So how do you feel about those of us that are both engineers and attorneys (and have worked in both fields)?
You few guys I respect and honor because from my experience,
1. Generally you are honest and
2. You can think quantitatively.

Alas, you are few.


And the organization currently in the greatest trouble is the US federal government.

Now, is it any coincidence that by far and away more members of Congress come from a legal background than probably all other professions combined?

Of course we need a legal system. Without the enforcement of contracts and property rights all meaningful commerce would stop. But when legal warfare in and of itself becomes a common and accepted means of generating wealth, then I agee that is a sign of real trouble.

 By current definition, a lawsuit adds to the GDP (just as 10-car accident does), but does it really add to the general welfare?

Well stated. We can keep GDP growing rapidly after peak oil by all of us:
1. Suing our doctors, because they have not kept us in perfect health.
2. Getting a divorce once a year.
3. Suing our parents, because they screwed us up.
4. Suing our children, because they do not support us in the style to which we would like to become accustomed.
5. Suing our lawyers, because they did not get us the settlements we wanted in #1. through #4.

Thus you see the future of economic growth . . . .

Wish I were kidding about this.

Wait a minute -- I'm confused. I thought we're supposed to bash economists here, not lawyers? We had Lou Grinzo on the ropes, begging for mercy, and now we shift targets? No wonder we never win any wars. :)
And P.S. exactly who do you think it is that maintains our commercial and judicial systems if it is not lawyers?  And, no, I am not one myself.
Its always the other guy's lawyer that's bad. But if you lose your case its because your lawyer doing a bad job and not the merits of the case.
So all we need to do is cull the ones that lose ^_^
Further, I guess what set this off is the frequency of the idiotic off-topic posts that dilute the flow of relevant and thoughtful information and commentary here on TOD.

O.K., then let's get back on topic, which as I recall was the burning of coal in situ...as opposed to burning it in a powerplant, or extracting coal bed methane (CBM) or extracting it to be used in a coal to liquids (CTL) plant, or in a CTG (Coal to gas) plant, or in first CTG and the the gas to liqiufy and make fertilizer....are we starting to get a picture here....most current estimates give the reserves of reasonably extractable coal to be around 100 years worth, AT CURRENT RATES OF CONSUMPTION.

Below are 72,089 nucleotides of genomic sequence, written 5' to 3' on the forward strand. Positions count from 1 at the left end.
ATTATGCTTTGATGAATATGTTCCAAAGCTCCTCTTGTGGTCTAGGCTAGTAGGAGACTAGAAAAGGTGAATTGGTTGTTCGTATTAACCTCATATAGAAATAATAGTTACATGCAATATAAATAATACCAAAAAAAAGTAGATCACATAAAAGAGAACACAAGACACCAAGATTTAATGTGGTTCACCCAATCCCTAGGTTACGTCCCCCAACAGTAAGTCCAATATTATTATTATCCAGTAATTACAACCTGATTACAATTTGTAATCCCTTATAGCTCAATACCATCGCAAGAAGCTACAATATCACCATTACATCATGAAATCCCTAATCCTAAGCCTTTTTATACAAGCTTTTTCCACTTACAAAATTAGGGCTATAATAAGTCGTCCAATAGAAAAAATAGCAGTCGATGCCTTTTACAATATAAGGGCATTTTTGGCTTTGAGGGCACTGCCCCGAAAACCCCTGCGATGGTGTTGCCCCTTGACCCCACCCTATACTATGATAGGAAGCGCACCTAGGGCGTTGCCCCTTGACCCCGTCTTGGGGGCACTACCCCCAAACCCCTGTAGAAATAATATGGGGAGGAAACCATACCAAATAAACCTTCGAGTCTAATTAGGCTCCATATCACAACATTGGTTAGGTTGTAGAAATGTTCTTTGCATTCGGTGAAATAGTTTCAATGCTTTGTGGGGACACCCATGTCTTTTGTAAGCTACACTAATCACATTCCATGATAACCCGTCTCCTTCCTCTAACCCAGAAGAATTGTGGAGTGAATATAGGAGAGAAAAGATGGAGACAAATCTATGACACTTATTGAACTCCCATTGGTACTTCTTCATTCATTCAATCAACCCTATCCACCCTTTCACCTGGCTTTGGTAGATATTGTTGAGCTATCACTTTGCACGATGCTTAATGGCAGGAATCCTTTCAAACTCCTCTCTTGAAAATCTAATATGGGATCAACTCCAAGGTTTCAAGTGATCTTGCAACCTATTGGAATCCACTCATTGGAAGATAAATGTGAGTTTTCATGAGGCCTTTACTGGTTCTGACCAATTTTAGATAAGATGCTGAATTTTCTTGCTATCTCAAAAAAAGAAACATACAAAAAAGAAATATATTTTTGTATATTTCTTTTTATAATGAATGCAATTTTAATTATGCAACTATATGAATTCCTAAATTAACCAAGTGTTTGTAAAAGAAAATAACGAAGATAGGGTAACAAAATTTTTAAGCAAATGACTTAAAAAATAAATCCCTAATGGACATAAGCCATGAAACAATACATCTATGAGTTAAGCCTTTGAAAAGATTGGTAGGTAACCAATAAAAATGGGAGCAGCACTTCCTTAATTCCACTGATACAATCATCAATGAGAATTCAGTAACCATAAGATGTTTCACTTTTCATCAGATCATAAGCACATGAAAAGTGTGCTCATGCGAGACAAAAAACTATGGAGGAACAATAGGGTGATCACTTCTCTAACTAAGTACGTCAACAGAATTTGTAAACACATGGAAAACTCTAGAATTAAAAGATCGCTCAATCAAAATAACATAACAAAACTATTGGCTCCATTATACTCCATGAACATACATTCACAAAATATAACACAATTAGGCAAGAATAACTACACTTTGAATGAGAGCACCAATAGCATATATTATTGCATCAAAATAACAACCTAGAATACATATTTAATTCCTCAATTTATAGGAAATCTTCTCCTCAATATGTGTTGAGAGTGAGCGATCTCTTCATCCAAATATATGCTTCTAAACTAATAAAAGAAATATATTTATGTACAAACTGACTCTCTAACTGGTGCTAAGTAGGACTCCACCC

In a recent analysis I found on this issue, it was projected that if we endorsed a major coal to liquids conversion program, that number would come down by half...and if we went further and tried to do in situ burning, and coal to liquids combined..(??), well then it would be a race to see if we could make it a three way race to depletion between crude oil, natural gas and coal within three decades.  We are like the kid who is given the dollar and then has three places to spend it...so he wants to spend the dollar three times!

Coal is now in a comparable situation to the one natural gas was in back in the early 1970's...when we were told we had an easy century worth left...of course, no one accounted for Dr. Hubbert's idea that the second half, only 50 years out, would be much harder to extract than the first half, and no one realized we would more than double our consumption, meaning that peak extraction was MUCH closer at hand than expected...more like 30 years than the "century's worth of clean gas" that had been expected.  Note the big difference between coal and gas...gas is relatively clean.  The coal CO2 output could be catastrophic unless this issue is resolved.